In a time of heightened anxiety about school shootings, rap lyrics by an assistant principal in Tacoma have alarmed some parents and forced the school district into an awkward position to safeguard on free speech.

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Music written by an assistant principal at Tacoma’s Lincoln High School has gone viral, and not necessarily because of its artistic merits.

On the song “Cancel Christmas,” Logic Amen, who oversees the freshman class at Lincoln, raps:

“Give me a reason just to load up a rifle/ Pull the fire alarm in the lobby of my high school/Leave the halls bloody like a high noon typhoon/ I’m about to cancel Christmas./ I won’t leave a freakin’ witness.”

It’s art, articulating the anger many low-income students feel during the holidays, says the educator — not incitement or advice.

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But in a time of heightened anxiety about school shootings, Amen’s after-class rapping, posted on the website Bandcamp.com, has raised questions about the limits of free speech and artistic expression for a public figure whose job is guiding young people – at least among the hundreds of commenters weighing in on social media.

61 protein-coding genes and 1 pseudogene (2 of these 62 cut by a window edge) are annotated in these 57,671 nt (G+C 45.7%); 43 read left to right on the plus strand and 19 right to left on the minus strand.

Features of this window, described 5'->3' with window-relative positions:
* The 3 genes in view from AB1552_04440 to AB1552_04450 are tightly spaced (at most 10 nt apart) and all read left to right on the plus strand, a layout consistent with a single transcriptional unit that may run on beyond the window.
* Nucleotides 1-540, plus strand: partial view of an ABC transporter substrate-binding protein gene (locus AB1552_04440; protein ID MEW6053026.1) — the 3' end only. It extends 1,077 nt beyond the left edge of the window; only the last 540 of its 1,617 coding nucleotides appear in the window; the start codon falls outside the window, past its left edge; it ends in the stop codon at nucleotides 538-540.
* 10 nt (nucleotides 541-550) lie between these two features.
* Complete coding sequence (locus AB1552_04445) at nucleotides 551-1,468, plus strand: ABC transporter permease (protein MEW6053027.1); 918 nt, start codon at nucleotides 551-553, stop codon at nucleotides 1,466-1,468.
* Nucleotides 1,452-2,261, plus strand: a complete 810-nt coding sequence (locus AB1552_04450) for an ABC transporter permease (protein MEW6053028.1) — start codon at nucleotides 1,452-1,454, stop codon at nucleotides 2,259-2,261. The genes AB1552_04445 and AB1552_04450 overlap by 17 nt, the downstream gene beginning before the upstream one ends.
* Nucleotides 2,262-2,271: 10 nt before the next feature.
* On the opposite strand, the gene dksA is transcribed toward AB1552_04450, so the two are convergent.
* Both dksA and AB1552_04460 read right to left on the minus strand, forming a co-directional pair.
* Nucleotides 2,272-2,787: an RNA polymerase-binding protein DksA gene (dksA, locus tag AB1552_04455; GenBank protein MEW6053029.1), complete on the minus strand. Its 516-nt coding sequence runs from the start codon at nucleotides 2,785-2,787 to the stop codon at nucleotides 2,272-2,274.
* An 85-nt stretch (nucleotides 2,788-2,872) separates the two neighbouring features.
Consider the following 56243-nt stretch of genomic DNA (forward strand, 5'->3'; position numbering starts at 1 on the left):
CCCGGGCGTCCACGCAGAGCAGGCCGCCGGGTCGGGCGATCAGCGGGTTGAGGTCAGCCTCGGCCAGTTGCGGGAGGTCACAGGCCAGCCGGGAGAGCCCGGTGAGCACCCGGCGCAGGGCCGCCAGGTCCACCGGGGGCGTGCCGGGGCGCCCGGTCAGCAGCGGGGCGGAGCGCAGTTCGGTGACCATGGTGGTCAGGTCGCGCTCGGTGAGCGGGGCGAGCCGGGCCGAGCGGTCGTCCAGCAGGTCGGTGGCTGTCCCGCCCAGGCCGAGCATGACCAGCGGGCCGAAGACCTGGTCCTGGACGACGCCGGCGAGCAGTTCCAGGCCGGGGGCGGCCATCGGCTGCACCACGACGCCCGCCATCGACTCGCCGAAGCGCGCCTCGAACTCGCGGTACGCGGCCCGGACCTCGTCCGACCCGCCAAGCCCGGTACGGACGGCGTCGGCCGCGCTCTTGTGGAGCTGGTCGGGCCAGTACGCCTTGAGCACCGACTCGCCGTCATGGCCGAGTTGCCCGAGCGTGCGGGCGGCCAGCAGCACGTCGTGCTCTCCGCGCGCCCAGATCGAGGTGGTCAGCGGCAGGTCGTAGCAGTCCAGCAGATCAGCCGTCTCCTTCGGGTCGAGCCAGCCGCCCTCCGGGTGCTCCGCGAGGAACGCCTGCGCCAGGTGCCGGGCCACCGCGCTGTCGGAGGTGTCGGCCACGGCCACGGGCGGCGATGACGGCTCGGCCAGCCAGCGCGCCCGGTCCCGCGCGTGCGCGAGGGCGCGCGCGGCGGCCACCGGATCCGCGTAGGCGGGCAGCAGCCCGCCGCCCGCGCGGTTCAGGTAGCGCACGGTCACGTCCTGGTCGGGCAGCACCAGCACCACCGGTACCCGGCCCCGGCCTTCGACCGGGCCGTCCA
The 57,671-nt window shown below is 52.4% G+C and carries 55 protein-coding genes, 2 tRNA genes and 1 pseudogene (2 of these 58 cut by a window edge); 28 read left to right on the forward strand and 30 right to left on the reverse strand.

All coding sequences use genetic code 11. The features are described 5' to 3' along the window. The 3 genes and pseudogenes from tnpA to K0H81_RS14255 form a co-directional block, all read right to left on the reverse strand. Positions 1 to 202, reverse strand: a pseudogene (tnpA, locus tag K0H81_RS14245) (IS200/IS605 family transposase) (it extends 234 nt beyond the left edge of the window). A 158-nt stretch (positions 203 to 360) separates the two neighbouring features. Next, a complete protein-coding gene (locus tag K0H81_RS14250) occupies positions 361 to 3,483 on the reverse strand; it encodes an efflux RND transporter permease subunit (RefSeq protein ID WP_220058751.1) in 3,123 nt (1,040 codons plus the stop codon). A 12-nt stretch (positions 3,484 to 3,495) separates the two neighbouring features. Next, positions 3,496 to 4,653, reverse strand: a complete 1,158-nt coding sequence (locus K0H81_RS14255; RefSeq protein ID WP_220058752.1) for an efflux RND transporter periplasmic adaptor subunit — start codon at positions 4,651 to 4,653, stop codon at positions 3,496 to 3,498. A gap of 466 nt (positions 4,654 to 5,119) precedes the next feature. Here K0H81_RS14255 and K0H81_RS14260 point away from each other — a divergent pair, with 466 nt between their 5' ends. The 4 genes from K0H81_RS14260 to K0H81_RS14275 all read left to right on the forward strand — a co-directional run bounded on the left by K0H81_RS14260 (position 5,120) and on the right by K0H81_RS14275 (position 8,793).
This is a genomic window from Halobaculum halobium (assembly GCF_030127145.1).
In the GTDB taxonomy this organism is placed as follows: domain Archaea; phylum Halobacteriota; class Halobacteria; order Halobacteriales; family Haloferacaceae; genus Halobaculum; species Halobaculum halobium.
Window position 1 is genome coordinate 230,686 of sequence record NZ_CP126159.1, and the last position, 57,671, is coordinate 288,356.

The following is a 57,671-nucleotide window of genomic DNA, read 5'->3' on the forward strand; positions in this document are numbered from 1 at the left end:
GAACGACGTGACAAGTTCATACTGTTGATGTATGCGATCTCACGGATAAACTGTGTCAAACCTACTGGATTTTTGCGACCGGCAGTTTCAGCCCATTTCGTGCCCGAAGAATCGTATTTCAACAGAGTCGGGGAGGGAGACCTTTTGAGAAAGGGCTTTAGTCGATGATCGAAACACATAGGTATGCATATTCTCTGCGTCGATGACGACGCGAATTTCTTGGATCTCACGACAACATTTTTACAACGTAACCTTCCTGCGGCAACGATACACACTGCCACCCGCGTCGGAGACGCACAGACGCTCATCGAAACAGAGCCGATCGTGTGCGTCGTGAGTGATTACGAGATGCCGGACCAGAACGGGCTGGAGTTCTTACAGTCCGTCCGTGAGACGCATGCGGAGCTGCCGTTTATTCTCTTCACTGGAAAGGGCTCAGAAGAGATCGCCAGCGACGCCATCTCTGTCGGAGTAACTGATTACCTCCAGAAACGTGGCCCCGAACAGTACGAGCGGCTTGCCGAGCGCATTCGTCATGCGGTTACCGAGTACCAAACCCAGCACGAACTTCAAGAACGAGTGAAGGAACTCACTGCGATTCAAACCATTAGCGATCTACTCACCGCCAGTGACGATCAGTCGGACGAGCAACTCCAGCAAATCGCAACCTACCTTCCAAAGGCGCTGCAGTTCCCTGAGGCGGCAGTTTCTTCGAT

Two parents from Lincoln High first brought the lyrics to the attention of Amen’s bosses, and on Wednesday, the Tacoma News Tribune ran a lengthy piece about the flap, which landed the assistant principal on national television and radio broadcasts.

The Tacoma School District supports him, albeit cautiously.

“Anytime anyone’s using language that talks about shooting up a school, clearly we have some concern over that,” said spokesman Dan Voelpel. But the song “falls under artistic expression which is protected speech.”

Controversy over art created by school administrators is so rare that the Association of Washington School Principals has no official position on it, said Gary Kipp, president of the group.

“I don’t think a school would have a problem with a principal saying ‘here’s what’s going through kids’ minds today,'” Kipp added. “But the lyrics of the song may be interpreted quite differently from the way he intended them.”

Amen, who previously worked at Seattle’s Rainier Beach and Garfield high schools, has never caused any educational disruption with his creative work, added Voelpel.

At least, not until now.

In the wake of the media storm, students who’d never heard about their assistant principal’s rapping were downloading his music and stopping Amen in the hallways to talk about it — a valuable opportunity, in his view, to discuss the issues behind his songs.

Colleagues have chimed in as well.

“Our art teacher asked me ‘what if I decide over the summer that I wanted to paint nudes or do nude photography – am I doing pornography?’” Amen said.

Ever-savvy about the value of all publicity, Amen, a regular commentator on Bellevue’s community radio station, KBCS, added: “Hip hop music is just one avenue I use to connect with people and drive intellectual discourse. I’m also an author. I published a book in 2016 on Amazon that has short stories they would probably have a problem with too.”